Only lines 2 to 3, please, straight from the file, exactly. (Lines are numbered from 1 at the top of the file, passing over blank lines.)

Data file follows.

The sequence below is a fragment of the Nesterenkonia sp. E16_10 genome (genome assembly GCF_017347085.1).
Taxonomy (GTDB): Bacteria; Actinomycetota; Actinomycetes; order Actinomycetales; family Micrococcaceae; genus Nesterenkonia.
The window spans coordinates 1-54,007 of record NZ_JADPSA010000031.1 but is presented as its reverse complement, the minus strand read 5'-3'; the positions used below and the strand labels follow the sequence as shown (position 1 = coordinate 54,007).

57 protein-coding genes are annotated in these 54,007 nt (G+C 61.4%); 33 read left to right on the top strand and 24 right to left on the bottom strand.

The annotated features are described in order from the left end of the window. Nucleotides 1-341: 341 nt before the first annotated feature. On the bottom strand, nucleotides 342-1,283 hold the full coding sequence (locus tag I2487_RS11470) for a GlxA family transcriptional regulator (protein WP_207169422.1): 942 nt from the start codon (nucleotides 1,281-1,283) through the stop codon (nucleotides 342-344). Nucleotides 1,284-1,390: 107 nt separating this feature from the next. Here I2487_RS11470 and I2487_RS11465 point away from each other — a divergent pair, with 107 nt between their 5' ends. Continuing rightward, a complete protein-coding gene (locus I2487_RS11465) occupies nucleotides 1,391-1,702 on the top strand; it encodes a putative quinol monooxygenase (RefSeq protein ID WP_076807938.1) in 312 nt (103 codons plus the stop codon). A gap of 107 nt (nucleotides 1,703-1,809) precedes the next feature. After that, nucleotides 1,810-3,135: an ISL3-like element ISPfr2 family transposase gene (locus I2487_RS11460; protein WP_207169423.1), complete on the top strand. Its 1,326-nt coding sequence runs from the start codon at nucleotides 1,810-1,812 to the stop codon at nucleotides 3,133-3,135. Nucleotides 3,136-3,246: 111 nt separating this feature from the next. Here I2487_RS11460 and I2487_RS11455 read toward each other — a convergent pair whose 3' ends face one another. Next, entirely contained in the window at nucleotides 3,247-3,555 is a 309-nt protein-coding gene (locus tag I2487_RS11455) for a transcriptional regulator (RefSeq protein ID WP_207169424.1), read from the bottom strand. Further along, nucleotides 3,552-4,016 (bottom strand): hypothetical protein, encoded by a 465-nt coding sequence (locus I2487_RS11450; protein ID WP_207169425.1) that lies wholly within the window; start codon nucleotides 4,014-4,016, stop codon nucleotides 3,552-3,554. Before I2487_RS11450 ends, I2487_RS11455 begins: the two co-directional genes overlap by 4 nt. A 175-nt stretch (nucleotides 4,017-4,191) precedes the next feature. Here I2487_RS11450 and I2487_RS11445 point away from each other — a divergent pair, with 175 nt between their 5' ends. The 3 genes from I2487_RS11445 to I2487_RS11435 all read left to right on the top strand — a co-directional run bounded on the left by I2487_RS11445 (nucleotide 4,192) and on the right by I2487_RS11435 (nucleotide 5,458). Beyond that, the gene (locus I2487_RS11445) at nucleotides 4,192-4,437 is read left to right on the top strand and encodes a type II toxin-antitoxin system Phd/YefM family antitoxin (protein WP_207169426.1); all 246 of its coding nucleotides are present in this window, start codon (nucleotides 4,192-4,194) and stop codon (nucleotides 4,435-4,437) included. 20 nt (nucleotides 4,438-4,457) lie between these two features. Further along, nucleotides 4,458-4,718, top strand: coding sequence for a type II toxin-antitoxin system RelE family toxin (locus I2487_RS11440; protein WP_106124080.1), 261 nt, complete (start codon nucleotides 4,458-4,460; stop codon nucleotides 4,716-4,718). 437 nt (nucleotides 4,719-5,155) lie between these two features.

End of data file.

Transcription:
Taxonomy (GTDB): Bacteria; Actinomycetota; Actinomycetes; order Actinomycetales; family Micrococcaceae; genus Nesterenkonia.
The window spans coordinates 1-54,007 of record NZ_JADPSA010000031.1 but is presented as its reverse complement, the minus strand read 5'-3'; the positions used below and the strand labels follow the sequence as shown (position 1 = coordinate 54,007).